It is not the political ineptitude of the government which I worry about; it is their wrong priorities for the nation. They are more interested in Buckingham Palace than Beijing. They are more interested in forcing down an unfair budget, cutting opportunity and cutting hope. If this government wants to learn anything from the last 18 months, we give you this advice: do not cut the pensions, do not cut Medicare, do not introduce a GP tax and do not introduce $100,000 degrees. While you are at it, why don't you build the Navy submarines in Australia like you promised too? While you are at it, here are some other positive ideas from Labor: maybe we could have a mature debate about becoming a republic in this country? While we are at it, why don't we do something meaningful on the climate change that the on-again, off-again member for Wentworth believes in?

A government member interjecting

Mr SHORTEN: He believed it then, but of course we know and Australia knows that in order for the member for Wentworth to blast the Prime Minister from his seat, he has to sell out whatever views he had on climate change. What we see now is a government causing great disarray with the confidence of Australians. There are clear signs on what this government should do. In the next 12 months you should—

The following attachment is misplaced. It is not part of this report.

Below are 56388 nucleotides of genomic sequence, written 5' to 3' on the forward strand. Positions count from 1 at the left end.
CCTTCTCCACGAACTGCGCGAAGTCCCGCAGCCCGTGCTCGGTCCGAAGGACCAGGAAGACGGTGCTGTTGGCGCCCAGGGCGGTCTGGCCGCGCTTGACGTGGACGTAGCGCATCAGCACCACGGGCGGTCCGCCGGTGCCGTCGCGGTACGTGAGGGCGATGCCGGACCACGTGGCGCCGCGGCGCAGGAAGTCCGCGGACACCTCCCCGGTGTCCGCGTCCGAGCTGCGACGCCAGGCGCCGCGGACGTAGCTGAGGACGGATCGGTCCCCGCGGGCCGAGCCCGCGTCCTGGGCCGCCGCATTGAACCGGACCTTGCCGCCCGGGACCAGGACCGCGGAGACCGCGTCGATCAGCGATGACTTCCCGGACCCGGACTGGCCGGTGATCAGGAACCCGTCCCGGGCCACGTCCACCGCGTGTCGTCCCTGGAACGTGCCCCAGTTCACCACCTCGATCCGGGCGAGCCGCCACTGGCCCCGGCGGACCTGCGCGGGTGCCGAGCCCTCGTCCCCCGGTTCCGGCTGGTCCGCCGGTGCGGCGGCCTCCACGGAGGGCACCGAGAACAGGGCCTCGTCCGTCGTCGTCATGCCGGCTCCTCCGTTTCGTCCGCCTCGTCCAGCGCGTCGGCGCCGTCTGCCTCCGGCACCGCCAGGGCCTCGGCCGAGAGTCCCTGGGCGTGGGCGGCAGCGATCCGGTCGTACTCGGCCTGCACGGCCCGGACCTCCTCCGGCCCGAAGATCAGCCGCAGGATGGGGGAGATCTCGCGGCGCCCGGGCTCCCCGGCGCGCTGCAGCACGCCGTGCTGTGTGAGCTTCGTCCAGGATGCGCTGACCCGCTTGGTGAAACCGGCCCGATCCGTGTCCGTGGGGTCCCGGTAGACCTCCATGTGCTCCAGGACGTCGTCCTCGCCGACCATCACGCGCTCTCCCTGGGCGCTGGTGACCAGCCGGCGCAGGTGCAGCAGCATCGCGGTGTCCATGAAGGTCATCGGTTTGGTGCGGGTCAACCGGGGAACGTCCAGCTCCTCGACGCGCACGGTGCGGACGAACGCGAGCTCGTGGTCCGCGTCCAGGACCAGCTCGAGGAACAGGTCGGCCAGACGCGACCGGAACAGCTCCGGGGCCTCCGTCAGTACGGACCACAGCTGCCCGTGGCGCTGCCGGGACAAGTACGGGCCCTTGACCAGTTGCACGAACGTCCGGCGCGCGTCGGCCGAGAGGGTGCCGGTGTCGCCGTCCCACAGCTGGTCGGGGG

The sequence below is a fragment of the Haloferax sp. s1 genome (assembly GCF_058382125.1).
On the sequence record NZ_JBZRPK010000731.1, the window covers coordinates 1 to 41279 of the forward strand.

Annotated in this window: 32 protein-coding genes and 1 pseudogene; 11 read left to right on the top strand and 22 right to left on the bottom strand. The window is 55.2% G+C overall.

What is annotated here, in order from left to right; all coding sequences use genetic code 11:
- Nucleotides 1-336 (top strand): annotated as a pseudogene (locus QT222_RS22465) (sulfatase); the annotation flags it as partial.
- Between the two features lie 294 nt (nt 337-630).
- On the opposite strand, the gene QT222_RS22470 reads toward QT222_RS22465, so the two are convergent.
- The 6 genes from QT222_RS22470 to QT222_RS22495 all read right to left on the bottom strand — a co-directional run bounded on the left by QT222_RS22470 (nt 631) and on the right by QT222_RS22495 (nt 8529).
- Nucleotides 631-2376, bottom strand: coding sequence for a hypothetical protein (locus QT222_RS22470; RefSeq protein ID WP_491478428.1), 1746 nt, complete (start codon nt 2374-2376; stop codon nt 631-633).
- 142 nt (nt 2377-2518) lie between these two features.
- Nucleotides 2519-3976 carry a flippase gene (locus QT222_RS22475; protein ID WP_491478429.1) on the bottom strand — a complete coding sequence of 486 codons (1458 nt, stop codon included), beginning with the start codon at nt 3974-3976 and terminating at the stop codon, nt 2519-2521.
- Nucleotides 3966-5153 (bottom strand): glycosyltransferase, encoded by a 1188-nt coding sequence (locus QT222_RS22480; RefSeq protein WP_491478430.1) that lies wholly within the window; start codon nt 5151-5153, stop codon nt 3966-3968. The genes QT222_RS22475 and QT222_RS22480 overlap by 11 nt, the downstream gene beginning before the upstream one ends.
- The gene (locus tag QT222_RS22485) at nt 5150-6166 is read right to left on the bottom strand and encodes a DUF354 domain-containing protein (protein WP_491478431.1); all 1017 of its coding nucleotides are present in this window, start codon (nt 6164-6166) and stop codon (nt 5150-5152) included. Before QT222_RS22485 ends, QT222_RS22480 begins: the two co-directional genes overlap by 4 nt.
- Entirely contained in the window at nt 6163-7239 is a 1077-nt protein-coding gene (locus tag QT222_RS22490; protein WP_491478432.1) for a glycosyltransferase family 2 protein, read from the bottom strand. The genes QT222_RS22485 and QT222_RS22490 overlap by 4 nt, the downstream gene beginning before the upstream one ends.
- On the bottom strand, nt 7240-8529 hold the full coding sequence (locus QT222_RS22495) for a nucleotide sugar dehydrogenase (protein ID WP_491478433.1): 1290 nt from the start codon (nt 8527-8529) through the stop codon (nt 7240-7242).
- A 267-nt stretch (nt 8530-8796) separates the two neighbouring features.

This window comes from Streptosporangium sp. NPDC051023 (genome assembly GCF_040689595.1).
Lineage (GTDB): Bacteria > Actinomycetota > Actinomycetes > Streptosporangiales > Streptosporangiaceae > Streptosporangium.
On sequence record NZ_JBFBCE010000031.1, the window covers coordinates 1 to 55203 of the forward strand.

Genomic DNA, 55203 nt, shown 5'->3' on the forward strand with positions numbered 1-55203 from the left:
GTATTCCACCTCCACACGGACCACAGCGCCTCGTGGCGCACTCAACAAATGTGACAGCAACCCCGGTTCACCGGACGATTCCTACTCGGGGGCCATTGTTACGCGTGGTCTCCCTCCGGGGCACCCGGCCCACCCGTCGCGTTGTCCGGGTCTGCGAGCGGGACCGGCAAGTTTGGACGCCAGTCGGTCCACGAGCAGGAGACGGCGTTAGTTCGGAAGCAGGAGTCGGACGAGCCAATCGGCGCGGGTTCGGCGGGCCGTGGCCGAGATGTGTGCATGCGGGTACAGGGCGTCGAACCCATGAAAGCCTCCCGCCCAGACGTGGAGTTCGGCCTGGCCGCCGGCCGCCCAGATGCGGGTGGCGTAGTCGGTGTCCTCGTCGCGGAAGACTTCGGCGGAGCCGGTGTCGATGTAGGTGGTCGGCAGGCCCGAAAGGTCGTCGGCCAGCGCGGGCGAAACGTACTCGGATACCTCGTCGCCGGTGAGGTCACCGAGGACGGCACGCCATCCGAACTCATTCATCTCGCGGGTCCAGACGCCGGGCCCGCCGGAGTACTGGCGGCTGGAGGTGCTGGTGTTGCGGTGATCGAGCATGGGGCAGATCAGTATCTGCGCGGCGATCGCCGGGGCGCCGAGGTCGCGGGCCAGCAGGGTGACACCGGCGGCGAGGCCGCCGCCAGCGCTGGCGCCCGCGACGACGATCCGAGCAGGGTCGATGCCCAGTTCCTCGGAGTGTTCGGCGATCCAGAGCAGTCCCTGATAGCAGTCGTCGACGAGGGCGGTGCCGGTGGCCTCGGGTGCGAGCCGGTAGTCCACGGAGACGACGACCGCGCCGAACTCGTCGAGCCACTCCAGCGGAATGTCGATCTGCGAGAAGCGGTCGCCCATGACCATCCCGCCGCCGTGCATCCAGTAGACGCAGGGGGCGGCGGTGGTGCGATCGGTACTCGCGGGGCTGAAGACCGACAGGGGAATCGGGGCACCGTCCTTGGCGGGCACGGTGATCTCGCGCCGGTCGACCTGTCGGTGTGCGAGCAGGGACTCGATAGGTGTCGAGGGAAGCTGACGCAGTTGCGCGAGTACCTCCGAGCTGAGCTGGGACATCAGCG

A government member: What would you do, Bill?

Mr SHORTEN: You are asking what we should do? Do not cut Medicare. Do not wreck the higher education system. Do not touch the pensioners. What we need is a strategy for growth in this country and you do not have it.

Mr Hockey interjecting

Mr SHORTEN: There is the Treasurer, the ultimate hollow man of Australian politics!

The best proposition we have for this nation is that you drop this budget in its entirety, admit that you have wasted 18 months of the nation's life that we will not get back. Furthermore, we need to stop the marginalisation of the middle class of Australia. You opened up an attack on the minimum wage in this country. You opened up an attack on the aspiration of Australians to have a decent income. You have abandoned the manufacturing sector in this country. This government dares to tell people that if they had a different message-maker then all would be good.